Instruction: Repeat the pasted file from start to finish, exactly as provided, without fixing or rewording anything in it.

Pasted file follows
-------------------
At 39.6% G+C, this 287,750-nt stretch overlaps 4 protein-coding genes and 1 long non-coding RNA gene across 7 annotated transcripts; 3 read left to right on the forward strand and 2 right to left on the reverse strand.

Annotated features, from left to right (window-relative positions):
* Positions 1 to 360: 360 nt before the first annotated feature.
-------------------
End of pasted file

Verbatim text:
At 39.6% G+C, this 287,750-nt stretch overlaps 4 protein-coding genes and 1 long non-coding RNA gene across 7 annotated transcripts; 3 read left to right on the forward strand and 2 right to left on the reverse strand.

Annotated features, from left to right (window-relative positions):
* Positions 1 to 360: 360 nt before the first annotated feature.